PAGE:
Scanning and Syncing on low end hardware causes major overall slowdown

Hi Guys,

i wasn’t sure if i should open up this as a feature request or just a simple support thread as there may be a solution to this already.

Today i discovered that Syncthing runs extremely slow on my ds213j synology NAS as a result of both scanning a huge folder while also not pausing syncing. So i added about 700GB of large files to my folder (r/w in both directions) and syncthing started scanning these files. It did scan those files for as slowly as 500kB - 1 MB/sec resulting in an approximate time remaining of 3 days or longer. Yet as soon as i paused the sync with my remote folder, the process sped up to about 14 MB/sec having scanned those 700GB in about 4 hrs. And as for syncing, speeds were below 1 MB/sec while scanning, so no bargain there too.

CPU utilisation was in both cases 100% and RAM usage did not change a lot. There were no other activities on the NAS while testing. Even though my HD speeds are up to 90MB/sec read, it is most likely that the CPU is bottlenecking when simultaniously scanning and syncing at the same time.

Now my proposal would be to get an option to auto-pause all syncs while folders are being scanned for low end devices.

What do you think?

Syncthing uses encryption and cryptographic hashing to do it’s job.

The device you have it on is fairly weak for the purpose you are using it for, hence why you have these problems.

Sadly, weak devices + a lot of data is not the target market for syncthing, especially when syncing terabytes, so I don’t think we’ll be adding specific hacks for devices that are being abused.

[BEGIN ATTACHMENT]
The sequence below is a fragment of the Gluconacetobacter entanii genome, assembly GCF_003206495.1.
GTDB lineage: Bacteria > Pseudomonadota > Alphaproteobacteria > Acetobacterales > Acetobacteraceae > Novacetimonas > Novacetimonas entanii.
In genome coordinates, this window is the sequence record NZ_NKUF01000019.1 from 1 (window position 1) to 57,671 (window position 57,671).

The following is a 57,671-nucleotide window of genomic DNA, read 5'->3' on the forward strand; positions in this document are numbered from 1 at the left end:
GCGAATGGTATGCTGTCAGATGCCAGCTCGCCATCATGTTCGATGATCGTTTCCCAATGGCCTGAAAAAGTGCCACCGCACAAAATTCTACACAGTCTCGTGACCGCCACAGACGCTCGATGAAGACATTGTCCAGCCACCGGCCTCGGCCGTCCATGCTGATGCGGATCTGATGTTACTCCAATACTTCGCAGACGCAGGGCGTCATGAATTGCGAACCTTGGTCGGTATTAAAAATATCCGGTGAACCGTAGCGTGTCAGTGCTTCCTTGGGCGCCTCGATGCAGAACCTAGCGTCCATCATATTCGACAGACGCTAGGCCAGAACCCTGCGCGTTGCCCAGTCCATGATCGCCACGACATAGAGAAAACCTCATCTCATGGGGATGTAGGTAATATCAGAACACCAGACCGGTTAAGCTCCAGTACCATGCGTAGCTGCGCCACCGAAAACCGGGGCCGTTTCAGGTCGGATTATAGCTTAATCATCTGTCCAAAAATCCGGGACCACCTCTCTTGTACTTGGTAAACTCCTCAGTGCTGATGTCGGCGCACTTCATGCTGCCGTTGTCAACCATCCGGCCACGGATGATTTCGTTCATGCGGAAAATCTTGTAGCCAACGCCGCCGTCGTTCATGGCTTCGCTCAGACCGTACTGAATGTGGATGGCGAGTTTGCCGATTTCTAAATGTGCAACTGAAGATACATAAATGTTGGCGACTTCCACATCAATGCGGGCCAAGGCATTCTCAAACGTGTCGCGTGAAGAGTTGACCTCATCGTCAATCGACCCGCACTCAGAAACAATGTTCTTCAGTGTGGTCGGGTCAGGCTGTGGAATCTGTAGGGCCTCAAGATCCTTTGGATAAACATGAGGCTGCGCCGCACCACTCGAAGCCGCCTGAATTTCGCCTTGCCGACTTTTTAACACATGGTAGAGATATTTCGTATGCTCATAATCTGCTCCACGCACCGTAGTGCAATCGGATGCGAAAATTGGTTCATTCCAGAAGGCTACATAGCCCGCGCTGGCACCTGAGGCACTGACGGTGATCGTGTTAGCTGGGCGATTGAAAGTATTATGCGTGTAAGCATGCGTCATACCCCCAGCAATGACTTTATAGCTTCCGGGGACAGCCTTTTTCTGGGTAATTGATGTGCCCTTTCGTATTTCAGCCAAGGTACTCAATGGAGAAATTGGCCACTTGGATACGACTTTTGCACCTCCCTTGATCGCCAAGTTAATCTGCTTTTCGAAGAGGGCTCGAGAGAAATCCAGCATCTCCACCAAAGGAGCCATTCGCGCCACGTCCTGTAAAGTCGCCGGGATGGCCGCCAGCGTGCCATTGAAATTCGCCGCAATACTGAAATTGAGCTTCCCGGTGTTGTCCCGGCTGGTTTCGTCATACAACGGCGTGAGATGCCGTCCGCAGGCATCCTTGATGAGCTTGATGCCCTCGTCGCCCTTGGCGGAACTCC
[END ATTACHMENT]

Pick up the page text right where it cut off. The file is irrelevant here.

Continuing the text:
i wouldn’t say i am abusing my system… It’s been working great for my bandwidths and folders which are <100GB, even though my system is on the lower end.

There are other things you could try. Moving syncthing’s database to a separate directory, getting faster drives.

I suspect the 100% CPU usage is most likely because of slow IO.

This. Spinning disks don’t particularly like doing many things in parallel. Scanning and syncing different folders on the same disk at the same time will make both slower.

But of course also the CPU stuff.

Why not the other way around? What’s a low end device? :slight_smile:

actually, i already tested other approaches

Setup 1 was: syncing a folder from another disc (not where syncthing is installed) with a remote location

Setup 2 was: syncing a folder from the same disc where syncthing is installed

Setup 3, as in: syncfolder is in the same directory as the database was never the case.

So i actually changed to setup 2 because i found out, setup 1 was slower. This might be because (and this is my assumption) syncthing actually grabs parts of the files and copies it to its home folder and then scans or syncs it. Because whenever i was syncing and scanning, both my discs had the same read and write speeds at the same time, while i thought it would only need the one disc where the data was stored and RAM and CPU for the rest of the work. But it seems as if syncthing is caching all the data in its own homefolder. Thats at least my observation.